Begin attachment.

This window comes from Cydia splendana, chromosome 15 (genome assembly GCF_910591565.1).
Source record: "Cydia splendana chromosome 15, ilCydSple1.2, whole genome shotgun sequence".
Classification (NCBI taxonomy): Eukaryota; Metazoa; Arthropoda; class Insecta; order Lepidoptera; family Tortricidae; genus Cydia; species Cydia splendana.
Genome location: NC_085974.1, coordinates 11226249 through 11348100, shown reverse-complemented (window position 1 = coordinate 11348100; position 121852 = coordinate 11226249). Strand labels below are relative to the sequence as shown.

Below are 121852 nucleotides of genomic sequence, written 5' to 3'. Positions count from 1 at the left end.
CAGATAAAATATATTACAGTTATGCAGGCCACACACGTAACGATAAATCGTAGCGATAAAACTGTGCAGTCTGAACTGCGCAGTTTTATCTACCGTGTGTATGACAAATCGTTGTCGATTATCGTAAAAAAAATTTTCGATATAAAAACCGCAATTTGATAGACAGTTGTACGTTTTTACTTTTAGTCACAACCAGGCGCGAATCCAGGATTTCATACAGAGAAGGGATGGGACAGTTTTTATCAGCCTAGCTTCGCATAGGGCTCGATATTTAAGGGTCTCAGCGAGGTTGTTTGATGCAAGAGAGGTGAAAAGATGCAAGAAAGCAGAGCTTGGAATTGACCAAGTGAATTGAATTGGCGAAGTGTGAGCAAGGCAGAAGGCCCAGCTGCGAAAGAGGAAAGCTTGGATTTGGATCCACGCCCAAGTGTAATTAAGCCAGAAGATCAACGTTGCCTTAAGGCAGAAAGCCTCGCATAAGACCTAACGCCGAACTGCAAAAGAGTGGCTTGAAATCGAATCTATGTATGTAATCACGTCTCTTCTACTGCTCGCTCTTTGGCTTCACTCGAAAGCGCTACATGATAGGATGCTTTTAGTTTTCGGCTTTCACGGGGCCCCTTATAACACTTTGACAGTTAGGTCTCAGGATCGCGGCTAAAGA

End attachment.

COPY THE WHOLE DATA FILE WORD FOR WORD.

This window comes from Cydia splendana, chromosome 15 (genome assembly GCF_910591565.1).
Source record: "Cydia splendana chromosome 15, ilCydSple1.2, whole genome shotgun sequence".
Classification (NCBI taxonomy): Eukaryota; Metazoa; Arthropoda; class Insecta; order Lepidoptera; family Tortricidae; genus Cydia; species Cydia splendana.
Genome location: NC_085974.1, coordinates 11226249 through 11348100, shown reverse-complemented (window position 1 = coordinate 11348100; position 121852 = coordinate 11226249). Strand labels below are relative to the sequence as shown.

Below are 121852 nucleotides of genomic sequence, written 5' to 3'. Positions count from 1 at the left end.
CAGATAAAATATATTACAGTTATGCAGGCCACACACGTAACGATAAATCGTAGCGATAAAACTGTGCAGTCTGAACTGCGCAGTTTTATCTACCGTGTGTATGACAAATCGTTGTCGATTATCGTAAAAAAAATTTTCGATATAAAAACCGCAATTTGATAGACAGTTGTACGTTTTTACTTTTAGTCACAACCAGGCGCGAATCCAGGATTTCATACAGAGAAGGGATGGGACAGTTTTTATCAGCCTAGCTTCGCATAGGGCTCGATATTTAAGGGTCTCAGCGAGGTTGTTTGATGCAAGAGAGGTGAAAAGATGCAAGAAAGCAGAGCTTGGAATTGACCAAGTGAATTGAATTGGCGAAGTGTGAGCAAGGCAGAAGGCCCAGCTGCGAAAGAGGAAAGCTTGGATTTGGATCCACGCCCAAGTGTAATTAAGCCAGAAGATCAACGTTGCCTTAAGGCAGAAAGCCTCGCATAAGACCTAACGCCGAACTGCAAAAGAGTGGCTTGAAATCGAATCTATGTATGTAATCACGTCTCTTCTACTGCTCGCTCTTTGGCTTCACTCGAAAGCGCTACATGATAGGATGCTTTTAGTTTTCGGCTTTCACGGGGCCCCTTATAACACTTTGACAGTTAGGTCTCAGGATCGCGGCTAAAGA